Chris Knipp Writing: Movies, Politics, Art

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PostPosted: Tue Oct 06, 2020 4:44 pm 
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A myth of two opposite brothers

Green's new film recreates in modern dress an old Basque fable about good and the taint of evil. In the story the Goddess Mari is "visited" by a mortal and the result is two almost-twins, born within a few minutes of each other but not twins. She turns them over to an up-to-date Devil - he listens to rap on headphones while he does his "work" - for their education as small boys. When they grow up, Atarrabi (Saia Hiriart) wants to go out into the world. The Devil expects them both to remain and serve him. Only Mikelats (Lukas Hiriart) is happy to do that: he has a sly grin and enjoys playing around with the folks down below. The Devil allows Atarrabi to leave - but later, the escape turns out not to be complete.

Atarrabi is so saintly, he goes to join a monastery. But during training, the father superior finds, to his great disappointment, that the otherwise pleasing and admirable young man has no shadow, which means there is evil hovering about him. Hence he cannot join the order. He can only be a servant at the monastery but never a monk. Later, Atarrabi commits suicide at a mass because he feels his life has been wasted. A cardinal is called in who declares the father superior's wish to bury Atarrabi on the grounds cannot happen.

Unless - he suggests a test: put the body out on the mountain and if the birds of prey come and feed on it, it must be cast to the lowest place. If they don't, he can be buried in the holy grounds. In the final scene, a large bird comes, pecks at the corpse, and departs. A white dove comes and hovers at the body's breast - which is declared by to the Goddess Mari. End of story.

This is a more ethereal and strange - and celebratory and musical - film than Green's last NYFF film, The Son of Joseph. It's a lot less real and less interesting. But it's beautiful, with numerous exquisite scenes, many candlelit, music, dancing, and the beauty of the striking Basque-speaking Hiriart brothers.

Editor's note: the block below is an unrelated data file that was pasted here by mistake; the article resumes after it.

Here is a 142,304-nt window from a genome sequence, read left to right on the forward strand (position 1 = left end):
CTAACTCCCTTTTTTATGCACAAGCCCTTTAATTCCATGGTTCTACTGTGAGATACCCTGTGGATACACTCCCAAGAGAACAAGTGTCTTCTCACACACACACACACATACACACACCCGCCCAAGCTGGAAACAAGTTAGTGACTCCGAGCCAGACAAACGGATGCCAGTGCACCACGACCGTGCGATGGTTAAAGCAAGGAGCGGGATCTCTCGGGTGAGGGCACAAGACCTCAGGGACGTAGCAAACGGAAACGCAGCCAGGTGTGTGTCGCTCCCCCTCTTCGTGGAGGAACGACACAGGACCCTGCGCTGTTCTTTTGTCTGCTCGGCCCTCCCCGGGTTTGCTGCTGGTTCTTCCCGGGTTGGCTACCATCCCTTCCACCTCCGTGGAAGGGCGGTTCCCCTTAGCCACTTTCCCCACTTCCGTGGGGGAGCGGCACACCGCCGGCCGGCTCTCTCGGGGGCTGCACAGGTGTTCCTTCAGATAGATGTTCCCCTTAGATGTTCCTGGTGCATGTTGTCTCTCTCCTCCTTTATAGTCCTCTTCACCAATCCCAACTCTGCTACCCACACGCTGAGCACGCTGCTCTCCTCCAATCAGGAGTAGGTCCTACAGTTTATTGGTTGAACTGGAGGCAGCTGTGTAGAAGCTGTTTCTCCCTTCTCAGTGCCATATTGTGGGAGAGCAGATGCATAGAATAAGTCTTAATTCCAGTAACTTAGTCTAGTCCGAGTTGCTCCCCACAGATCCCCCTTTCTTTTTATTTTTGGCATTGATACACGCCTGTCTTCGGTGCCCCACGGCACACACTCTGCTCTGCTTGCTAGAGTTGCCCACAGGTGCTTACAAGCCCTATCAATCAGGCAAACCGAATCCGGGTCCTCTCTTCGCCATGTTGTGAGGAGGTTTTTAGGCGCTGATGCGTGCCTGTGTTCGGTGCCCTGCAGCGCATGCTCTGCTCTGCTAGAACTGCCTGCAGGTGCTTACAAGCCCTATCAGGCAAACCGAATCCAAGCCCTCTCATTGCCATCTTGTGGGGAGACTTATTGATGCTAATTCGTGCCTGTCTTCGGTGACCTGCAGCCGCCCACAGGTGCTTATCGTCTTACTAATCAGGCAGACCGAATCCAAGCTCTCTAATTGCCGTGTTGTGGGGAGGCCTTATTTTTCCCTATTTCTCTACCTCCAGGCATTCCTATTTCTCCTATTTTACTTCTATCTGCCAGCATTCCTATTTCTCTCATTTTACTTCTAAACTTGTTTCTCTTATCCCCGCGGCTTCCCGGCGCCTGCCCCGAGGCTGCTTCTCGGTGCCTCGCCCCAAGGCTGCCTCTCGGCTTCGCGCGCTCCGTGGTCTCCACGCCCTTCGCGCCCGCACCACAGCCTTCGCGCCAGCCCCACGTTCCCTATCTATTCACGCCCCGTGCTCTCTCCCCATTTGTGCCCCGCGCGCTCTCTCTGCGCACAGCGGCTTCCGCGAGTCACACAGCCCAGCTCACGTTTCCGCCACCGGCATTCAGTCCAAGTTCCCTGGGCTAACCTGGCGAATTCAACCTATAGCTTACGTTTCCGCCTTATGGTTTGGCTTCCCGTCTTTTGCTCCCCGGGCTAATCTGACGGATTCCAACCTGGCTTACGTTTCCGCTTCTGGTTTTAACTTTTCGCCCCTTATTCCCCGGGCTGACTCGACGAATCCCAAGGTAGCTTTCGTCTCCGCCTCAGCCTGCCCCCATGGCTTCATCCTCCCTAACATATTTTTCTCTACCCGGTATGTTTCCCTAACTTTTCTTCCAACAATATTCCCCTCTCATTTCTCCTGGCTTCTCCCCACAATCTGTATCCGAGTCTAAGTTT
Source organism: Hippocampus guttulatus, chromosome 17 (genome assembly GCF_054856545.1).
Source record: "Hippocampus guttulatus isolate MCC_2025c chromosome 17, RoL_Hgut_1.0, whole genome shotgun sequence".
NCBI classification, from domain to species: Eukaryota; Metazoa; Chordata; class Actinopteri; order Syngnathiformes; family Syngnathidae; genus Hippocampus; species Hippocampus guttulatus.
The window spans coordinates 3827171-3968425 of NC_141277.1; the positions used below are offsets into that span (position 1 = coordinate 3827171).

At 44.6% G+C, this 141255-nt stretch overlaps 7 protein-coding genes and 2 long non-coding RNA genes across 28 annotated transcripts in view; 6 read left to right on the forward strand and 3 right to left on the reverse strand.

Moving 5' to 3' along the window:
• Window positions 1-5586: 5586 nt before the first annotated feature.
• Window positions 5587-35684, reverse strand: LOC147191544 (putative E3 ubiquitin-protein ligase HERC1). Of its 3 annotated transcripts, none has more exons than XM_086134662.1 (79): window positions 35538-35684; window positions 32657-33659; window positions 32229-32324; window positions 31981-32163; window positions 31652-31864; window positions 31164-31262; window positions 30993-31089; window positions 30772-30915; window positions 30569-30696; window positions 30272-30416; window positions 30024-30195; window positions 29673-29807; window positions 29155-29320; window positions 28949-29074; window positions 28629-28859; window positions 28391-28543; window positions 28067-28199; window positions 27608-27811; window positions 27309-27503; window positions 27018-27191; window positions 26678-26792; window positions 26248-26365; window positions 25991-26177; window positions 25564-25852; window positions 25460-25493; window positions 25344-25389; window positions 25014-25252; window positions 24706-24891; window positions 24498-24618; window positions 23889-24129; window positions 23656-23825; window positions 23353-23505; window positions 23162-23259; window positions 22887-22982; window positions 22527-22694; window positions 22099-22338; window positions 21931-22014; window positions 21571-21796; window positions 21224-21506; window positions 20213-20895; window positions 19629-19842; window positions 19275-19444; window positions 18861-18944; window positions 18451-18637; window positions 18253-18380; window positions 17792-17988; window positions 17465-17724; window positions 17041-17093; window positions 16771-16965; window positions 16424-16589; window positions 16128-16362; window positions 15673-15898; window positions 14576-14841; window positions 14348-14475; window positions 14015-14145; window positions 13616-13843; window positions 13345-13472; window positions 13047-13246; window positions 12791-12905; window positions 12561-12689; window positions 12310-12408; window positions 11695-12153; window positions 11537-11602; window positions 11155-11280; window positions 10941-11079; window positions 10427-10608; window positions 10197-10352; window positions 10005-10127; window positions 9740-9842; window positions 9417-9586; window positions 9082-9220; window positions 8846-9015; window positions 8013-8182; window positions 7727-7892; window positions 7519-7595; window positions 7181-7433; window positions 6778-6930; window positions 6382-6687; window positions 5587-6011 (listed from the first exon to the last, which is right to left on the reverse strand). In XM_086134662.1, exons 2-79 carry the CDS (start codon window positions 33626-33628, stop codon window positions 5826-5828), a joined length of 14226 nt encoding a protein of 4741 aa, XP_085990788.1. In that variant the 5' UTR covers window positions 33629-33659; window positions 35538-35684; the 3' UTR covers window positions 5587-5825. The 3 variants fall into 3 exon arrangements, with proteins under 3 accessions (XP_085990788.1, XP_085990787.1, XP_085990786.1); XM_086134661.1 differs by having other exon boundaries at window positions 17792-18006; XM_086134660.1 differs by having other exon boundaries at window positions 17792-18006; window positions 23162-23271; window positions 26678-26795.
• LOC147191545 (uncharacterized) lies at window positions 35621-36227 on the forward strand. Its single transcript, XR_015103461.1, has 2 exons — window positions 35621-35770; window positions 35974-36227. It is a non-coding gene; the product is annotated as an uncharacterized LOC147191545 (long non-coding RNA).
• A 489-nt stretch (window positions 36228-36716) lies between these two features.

All of this is in the Euskara Basque language, so presumably all the actors are Basque speakers. Apparently the brothers are. I'm ignorant of this subject, and this language, which has virtually no cognate words, putting it in a class with Georgian or Turkish or Hungarian, is a lot less relatable than major European languages or even Arabic or Japanese. Most of the Basques are Spanish speakers (as well as Basque) and a smaller number French-speaking I'm guessing this cast comes from the French-speakers. The language underwent standardization, Wikipedia tells us, but there are at least five dialects, and educational variations in all the different Basque regions. In my experience (with The Son of Joseph especially), Green's work has grown more accessible and enjoyable with repeated viewings. His work is hard going (like Bresson?) at first. Offhand, this one seems as though it will contain longeurs no matter how friendly you get with it. but we'll see.

As a somewhat troubling footnote, Eugène Green was expelled (by Basque police!) from the San Sebastien festival Sept. 24, 2020 for refusing to wear a mask or put it on properly after being asked to five times, and may have to pay a fine. (Variety). His accreditation was suspended and he lost his status as guest of the festival. The film was still shown, however, and the brothers who play the titular roles, Saia and Lucas Hiriart, remained for a Q&A.

Atarrabi & Mikelats, 123 mins., debuted at San Sebastien, Sept. 2020 followed by the virtual NYFF, where it was screened for this review. French theatrical release is scheduled for Nov. 18. Not many reviews; no interviews visible.

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